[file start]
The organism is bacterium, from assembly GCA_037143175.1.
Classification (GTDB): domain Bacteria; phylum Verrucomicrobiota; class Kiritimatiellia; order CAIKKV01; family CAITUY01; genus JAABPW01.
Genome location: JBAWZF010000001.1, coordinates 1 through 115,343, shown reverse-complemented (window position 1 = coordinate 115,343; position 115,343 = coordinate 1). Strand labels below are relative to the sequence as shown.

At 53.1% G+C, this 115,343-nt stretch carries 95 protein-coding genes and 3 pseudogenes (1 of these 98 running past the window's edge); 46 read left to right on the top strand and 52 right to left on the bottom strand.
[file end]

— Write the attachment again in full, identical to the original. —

The organism is bacterium, from assembly GCA_037143175.1.
Classification (GTDB): domain Bacteria; phylum Verrucomicrobiota; class Kiritimatiellia; order CAIKKV01; family CAITUY01; genus JAABPW01.
Genome location: JBAWZF010000001.1, coordinates 1 through 115,343, shown reverse-complemented (window position 1 = coordinate 115,343; position 115,343 = coordinate 1). Strand labels below are relative to the sequence as shown.

At 53.1% G+C, this 115,343-nt stretch carries 95 protein-coding genes and 3 pseudogenes (1 of these 98 running past the window's edge); 46 read left to right on the top strand and 52 right to left on the bottom strand.